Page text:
“And I saw another sign in heaven, great and marvelous, seven angels having seven plagues, which are the last, for in them is finished the wrath of God. And I saw as it were a sea of glass mingled with fire; and them that come off victorious from the beast, and from his image, and from the number of his name, standing by the sea of glass, having harps of God. And they sing the song of Moses the servant of God, and the song of the Lamb, saying, Great and marvelous are thy works, O Lord God, the Almighty; righteous and true are thy ways, thou King of the ages. Who shall not fear, O Lord, and glorify thy name? for thou only are holy; for all the nations shall come and worship before thee; for thy righteous acts have been made manifest” (Revelation 15:1-4).
One of my dear friends, Hadassah Abram, older and wiser in the faith than I, expounded her theory of the apparent jumble of ideas in the Revelation to John. Said she, “I visualize John surrounded by drama of every sort all being enacted at once. John would look in one direction and declare, ‘Oh, look at that’ and quickly write what he could before looking in another direction and repeating, ‘Oh look at that!’ and furiously writing some more.” She made an eloquent case for not even attempting to place one passage chronologically before another in the body of the book. The book’s introduction is clear and its ending is very clear. Between these two extremes I like to follow her view of the vision.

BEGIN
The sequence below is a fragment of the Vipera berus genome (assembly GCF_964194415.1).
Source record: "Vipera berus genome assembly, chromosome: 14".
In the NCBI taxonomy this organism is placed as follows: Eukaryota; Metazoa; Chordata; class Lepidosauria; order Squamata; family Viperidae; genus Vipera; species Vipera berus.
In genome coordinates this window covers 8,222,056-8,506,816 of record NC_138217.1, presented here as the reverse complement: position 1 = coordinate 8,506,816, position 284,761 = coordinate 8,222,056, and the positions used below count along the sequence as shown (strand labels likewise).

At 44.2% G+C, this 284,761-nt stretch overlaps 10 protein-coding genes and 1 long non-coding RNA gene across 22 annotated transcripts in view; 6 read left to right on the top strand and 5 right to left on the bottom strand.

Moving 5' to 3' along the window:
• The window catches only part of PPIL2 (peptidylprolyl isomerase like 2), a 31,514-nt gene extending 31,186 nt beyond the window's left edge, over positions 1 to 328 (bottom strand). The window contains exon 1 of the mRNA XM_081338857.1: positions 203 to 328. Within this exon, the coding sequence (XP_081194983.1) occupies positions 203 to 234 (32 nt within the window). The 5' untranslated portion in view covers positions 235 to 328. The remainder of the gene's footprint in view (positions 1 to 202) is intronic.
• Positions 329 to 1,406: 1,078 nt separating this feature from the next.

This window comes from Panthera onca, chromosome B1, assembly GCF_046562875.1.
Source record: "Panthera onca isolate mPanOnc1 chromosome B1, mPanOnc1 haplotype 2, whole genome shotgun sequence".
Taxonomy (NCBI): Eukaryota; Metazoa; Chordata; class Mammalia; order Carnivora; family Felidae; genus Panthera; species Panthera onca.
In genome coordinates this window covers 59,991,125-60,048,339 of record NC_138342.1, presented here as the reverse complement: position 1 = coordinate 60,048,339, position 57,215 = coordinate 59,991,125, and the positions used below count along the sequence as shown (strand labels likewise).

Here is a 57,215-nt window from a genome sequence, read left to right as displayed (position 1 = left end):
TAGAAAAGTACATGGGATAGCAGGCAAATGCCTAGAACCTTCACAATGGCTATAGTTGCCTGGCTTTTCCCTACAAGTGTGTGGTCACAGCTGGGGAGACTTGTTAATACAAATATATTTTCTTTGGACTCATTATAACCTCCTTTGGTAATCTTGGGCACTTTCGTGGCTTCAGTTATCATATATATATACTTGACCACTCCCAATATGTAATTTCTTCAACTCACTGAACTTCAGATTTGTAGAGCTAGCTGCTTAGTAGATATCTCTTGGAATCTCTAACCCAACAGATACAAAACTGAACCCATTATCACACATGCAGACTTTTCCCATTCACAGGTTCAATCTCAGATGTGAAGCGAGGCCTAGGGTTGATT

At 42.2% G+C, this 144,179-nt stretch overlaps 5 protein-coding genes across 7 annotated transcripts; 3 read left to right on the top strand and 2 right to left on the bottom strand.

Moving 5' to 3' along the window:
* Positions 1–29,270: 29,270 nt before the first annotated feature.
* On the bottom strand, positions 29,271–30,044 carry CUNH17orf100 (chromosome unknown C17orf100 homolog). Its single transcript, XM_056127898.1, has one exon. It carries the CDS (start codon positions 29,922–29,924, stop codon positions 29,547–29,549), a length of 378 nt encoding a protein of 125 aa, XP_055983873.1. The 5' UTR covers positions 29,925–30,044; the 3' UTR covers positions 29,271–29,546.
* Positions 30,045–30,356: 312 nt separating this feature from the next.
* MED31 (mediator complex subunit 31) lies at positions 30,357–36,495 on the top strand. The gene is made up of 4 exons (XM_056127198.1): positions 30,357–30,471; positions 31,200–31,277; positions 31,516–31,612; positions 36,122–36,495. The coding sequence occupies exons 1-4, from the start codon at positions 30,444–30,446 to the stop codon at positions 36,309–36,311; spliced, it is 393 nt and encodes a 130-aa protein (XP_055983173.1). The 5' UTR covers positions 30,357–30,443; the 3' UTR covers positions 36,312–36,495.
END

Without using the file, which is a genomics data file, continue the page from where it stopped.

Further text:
So, here in the fifteenth chapter we see another sign, possibly later than the other, possibly not. These ransomed saints demonstrated the failure of the devil. “They came off victorious from the beast, and from his image, and from the number of his name.” All the horrors of the Tribulation that I’ve imagined over the years could not stop these people. Once they saw the evil they were dealing with and the great Goodness that they may have ignored before, they became serious about following Jesus.
I love the song of Moses and of Jesus that they will sing one of these days. This song leads us all in praising: “Great and marvelous are your works, righteous and true are your ways. Who shall not fear, O Lord, and glorify your name? Your righteous acts have been made manifest.” And the song leads us in worshiping, too: “You King of the ages, you only are holy. All the nations shall come and worship before you.”
Both these groups of redeemed saints are deserving of special mention in the book. The first consisted of those who were not defiled. The second appears to be made up of those who have “overcome him because of the blood of the Lamb, and because of the word of their testimony; and they loved not their life even unto death,” as it says in chapter 12:11. Perhaps these Chapter Fifteen saints got off to a bad start. But they made it, and made it gloriously, in the end. That’s an encouragement, too, for our times.
I may not know exactly where I will appear in this grand finale of the human experience before heaven’s glories begin, but—because of the grace of God, I can say with assurance, “I will be there.” And I trust that each of us will be there also. As we overcome the enemy by the blood of the Lamb and by the word of our testimony, here and now, we are being personally prepared for a place in the “grand and glorious era” even now struggling into birth. Maranatha! “Even so, come, Lord Jesus!”